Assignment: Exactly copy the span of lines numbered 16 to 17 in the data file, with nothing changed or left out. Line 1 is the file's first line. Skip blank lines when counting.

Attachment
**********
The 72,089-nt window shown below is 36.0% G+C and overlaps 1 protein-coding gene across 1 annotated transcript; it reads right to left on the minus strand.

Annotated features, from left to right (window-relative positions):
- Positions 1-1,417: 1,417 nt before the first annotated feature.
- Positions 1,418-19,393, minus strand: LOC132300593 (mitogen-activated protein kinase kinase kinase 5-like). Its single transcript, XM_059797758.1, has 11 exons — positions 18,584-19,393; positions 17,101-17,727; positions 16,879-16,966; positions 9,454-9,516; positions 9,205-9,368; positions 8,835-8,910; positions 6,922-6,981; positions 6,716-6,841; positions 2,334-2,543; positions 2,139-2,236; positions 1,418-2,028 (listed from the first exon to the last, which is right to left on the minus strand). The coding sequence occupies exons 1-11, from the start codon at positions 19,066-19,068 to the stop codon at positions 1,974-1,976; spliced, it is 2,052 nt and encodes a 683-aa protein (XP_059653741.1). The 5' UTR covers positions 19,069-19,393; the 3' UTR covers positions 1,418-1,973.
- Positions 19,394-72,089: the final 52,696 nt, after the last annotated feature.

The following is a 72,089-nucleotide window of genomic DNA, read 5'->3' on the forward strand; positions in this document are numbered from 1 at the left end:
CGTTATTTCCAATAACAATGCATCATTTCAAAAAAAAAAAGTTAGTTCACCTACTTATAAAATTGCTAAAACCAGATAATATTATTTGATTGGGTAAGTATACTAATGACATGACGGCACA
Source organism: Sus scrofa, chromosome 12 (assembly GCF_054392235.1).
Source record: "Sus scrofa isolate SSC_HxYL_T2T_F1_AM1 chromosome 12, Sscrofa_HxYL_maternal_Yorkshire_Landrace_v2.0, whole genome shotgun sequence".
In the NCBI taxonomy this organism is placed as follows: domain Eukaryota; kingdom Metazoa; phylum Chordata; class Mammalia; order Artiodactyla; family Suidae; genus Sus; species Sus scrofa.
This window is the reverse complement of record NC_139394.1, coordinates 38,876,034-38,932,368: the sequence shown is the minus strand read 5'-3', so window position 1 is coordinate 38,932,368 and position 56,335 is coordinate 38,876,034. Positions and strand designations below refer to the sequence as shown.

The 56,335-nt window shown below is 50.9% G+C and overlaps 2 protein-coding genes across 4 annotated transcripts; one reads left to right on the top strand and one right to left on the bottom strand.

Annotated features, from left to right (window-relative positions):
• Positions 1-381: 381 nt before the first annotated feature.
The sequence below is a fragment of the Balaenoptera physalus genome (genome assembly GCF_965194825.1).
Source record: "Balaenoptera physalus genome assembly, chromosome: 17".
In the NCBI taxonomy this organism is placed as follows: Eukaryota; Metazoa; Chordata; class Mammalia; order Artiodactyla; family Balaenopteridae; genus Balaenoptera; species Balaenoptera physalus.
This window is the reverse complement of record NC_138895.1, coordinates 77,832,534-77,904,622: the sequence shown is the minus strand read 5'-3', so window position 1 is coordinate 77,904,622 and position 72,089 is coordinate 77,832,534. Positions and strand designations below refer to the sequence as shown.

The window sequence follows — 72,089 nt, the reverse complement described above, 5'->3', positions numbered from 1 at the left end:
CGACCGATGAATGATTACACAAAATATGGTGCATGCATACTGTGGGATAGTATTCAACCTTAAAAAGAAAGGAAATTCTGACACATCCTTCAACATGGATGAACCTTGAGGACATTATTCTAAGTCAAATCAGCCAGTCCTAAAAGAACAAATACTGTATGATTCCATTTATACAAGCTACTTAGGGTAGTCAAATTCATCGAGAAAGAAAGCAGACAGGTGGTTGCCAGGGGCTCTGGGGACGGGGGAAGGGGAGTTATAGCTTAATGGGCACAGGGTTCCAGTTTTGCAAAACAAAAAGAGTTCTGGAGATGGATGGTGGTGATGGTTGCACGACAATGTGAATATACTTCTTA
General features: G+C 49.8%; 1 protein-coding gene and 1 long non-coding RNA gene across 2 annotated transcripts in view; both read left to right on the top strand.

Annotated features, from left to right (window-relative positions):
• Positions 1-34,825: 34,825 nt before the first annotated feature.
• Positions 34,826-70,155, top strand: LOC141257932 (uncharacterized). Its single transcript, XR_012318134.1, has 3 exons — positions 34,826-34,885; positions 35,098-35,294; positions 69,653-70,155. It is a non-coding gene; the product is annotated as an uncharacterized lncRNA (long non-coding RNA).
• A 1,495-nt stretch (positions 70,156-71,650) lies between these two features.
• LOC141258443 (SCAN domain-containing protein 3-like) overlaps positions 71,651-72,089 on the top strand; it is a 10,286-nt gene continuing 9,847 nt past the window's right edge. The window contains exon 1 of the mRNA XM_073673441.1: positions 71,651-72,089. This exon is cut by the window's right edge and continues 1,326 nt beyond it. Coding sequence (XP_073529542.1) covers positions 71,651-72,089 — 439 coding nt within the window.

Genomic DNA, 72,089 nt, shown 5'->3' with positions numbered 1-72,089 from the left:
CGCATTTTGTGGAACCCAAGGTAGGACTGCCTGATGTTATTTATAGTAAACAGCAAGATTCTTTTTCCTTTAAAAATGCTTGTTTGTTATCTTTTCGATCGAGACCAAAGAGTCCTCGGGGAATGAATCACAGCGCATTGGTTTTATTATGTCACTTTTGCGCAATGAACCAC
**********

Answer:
Source record: "Balaenoptera physalus genome assembly, chromosome: 17".
In the NCBI taxonomy this organism is placed as follows: Eukaryota; Metazoa; Chordata; class Mammalia; order Artiodactyla; family Balaenopteridae; genus Balaenoptera; species Balaenoptera physalus.